- Edsel. From left, Geoff Sanoff, Steve Raskin, Sohrab Habibion, Nick Pellicciotto.
The members of Edsel, a D.C.-based indie rock band in the '90s, are reissuing their records. Usually bands take steps like this because they hated the original mastering of their albums, or they want to add bonus material from the recording sessions, or they think they can make their fans buy their music all over again.
Edsel had a different problem: As far as the Internet was concerned, the band barely existed. Its name isn’t exactly Google-friendly, and the band’s knack for choosing record labels that later evaporated means that curious D.C. indie scholars can find only three songs on iTunes and Spotify.
This chafed a little, says former member Sohrab Habibion. He’s on the phone from New York, where he writes music for commercials, does graphic design, and plays guitar in the band Obits, whose other members were in bands that enjoy a robust digital presence. Edsel, he says, “existed before the Internet and cell phones and everything people use now to listen to music and communicate about music.”
Jon Solomon, who attended many indie-rock shows in the '90s, offered to reissue the albums digitally on his Comedy Minus One label. The first two reissues, Everlasting Belt Co.(1993) and Detroit Folly (1994), will be released tomorrow. Geoff Sanoff, Edsel’s former bassist, suggested they come up with some way to entice Joe Lambert, a mastering engineer whose credits include Red Headed Stranger, Live at Budokan, and Surfing With the Alien, to remaster the records first.
But: “True to the spirit of Edsel,” Habibion says, “there was never any money.” He and Sanoff, who works as a recording engineer in New York, bartered some of their services with Lambert, and soon all that was left to do was figure out who legally owned the recordings. No one, Habibion says, could find any of their contracts -- perhaps not that big of a deal since neither Grass nor Merkin nor Relativity, the labels that released Edsel's records, seem to be going concerns.
“It’s been long enough that we sort of figured it reverted back to us,” he says. “Geoff wrote a very convincing letter saying we have not received accounting or mechanical royalties, it has been X period of time, and if we don’t hear back from you, we’ll assume the masters belong to us. And nobody responded!”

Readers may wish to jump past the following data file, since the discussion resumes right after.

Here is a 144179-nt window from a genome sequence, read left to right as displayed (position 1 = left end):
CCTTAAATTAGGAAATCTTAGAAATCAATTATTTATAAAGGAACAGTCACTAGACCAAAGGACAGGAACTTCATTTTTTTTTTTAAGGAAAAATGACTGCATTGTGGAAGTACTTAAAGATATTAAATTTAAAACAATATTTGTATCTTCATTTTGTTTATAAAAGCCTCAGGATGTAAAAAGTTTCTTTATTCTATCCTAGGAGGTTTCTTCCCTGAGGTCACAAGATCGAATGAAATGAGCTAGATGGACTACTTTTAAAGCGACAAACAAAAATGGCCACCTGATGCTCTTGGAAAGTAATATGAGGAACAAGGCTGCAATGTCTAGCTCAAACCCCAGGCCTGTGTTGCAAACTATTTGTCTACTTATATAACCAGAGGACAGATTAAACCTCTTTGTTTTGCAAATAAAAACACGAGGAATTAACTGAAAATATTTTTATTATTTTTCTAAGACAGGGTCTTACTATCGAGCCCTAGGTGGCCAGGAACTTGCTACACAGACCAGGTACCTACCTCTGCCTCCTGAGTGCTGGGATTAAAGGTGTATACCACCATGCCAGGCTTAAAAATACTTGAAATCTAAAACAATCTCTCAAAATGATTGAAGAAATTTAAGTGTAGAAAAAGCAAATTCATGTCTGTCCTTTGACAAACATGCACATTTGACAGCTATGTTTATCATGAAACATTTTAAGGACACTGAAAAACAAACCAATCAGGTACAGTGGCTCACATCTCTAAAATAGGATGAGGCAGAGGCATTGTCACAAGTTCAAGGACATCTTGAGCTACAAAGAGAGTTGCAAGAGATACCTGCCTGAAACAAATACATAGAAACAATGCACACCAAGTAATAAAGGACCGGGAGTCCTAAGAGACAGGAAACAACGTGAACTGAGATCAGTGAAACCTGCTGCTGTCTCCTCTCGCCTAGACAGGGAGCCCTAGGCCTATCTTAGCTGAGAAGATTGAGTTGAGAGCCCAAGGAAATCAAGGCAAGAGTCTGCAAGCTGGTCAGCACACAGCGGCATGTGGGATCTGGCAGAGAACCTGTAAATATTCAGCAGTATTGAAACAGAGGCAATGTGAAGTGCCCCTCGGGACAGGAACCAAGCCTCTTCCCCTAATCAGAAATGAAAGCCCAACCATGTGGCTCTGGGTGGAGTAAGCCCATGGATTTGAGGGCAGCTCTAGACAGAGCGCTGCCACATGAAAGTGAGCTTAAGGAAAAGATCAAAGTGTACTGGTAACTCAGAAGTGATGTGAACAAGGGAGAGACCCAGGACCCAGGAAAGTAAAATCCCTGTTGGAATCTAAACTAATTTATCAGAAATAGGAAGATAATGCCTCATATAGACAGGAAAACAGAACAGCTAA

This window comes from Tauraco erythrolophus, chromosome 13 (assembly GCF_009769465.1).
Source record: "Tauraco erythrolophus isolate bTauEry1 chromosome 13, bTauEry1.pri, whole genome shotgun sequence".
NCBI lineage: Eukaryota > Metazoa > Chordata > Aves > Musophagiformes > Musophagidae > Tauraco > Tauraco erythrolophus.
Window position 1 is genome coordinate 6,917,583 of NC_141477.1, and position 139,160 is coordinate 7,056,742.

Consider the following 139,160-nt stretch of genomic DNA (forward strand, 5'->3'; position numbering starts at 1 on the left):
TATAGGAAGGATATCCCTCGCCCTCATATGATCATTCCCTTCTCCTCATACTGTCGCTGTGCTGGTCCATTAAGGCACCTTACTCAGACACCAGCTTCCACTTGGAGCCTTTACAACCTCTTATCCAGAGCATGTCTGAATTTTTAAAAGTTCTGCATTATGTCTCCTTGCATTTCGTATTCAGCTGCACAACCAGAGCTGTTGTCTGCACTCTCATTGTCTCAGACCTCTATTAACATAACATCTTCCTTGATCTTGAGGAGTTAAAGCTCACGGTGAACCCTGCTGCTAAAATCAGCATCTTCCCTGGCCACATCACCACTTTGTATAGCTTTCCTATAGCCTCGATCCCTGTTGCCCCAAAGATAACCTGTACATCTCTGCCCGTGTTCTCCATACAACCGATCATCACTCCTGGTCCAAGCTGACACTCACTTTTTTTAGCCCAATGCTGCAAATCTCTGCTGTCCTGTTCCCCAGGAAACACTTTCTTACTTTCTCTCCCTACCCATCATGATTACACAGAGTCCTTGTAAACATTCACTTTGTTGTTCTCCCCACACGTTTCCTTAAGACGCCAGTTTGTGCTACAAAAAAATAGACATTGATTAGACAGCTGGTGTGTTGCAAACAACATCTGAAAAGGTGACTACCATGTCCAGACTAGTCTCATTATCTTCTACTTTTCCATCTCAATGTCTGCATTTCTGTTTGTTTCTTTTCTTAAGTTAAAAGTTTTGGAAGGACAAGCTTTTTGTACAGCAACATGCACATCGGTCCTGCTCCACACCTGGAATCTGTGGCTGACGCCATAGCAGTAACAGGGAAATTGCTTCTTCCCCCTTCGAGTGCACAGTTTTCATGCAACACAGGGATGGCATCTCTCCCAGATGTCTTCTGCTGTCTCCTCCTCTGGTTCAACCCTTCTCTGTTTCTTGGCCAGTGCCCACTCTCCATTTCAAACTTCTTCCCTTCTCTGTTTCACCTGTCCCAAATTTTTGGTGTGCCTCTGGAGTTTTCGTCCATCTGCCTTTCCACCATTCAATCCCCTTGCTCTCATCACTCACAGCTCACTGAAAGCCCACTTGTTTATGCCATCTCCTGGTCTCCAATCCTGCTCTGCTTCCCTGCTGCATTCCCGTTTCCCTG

Habibion says the band decided not to mess with the sequencing of the albums, employing Lambert’s “black art” to “enhance the sound without making it sound fabricated.” That’s despite a nagging suspicion that Everlasting Belt Co., in particular, is overstuffed. The temptation to fill up all a CD’s available space then, he says, was a novelty that “took over the thoughtfulness of the listening experience.”
I’ve spent the morning listening to that record and for what it's worth, except for "The Good Celeste," a stark reminder of the pitfalls of the shoegazer influence that was so strong in D.C. in the early '90s, and "Stane," which was probably more fun to make than it is to listen to, I don’t think the generous tracklisting is as big a problem as Habibion does. (And just in case you think I’m some disinterested party capable of an honest review, I’ve known Habibion and the other Edsel people for years; my old band played with Edsel at least three times and is mentioned twice in one of Habibion’s posts about the reissues.)
Habibion says it’s unlikely the band will reunite -- they’re all busy and scattered. Guitarist and singer Steve Raskin makes music in the D.C. acts Thunderball and Fort Knox Five, drummer Nick Pellicciotto is a technical writer in Austin, John Dugan, who took over on drums after Pellicciotto left, is a senior editor at Time Out Chicago.
“I don’t know that the 40-year-old-guys version of that band is going to do anything to help its history,” Habibion says. “Got a barbecue? We’ll play that. If there’s a kiddie pool and some veggie bacon I’m there.”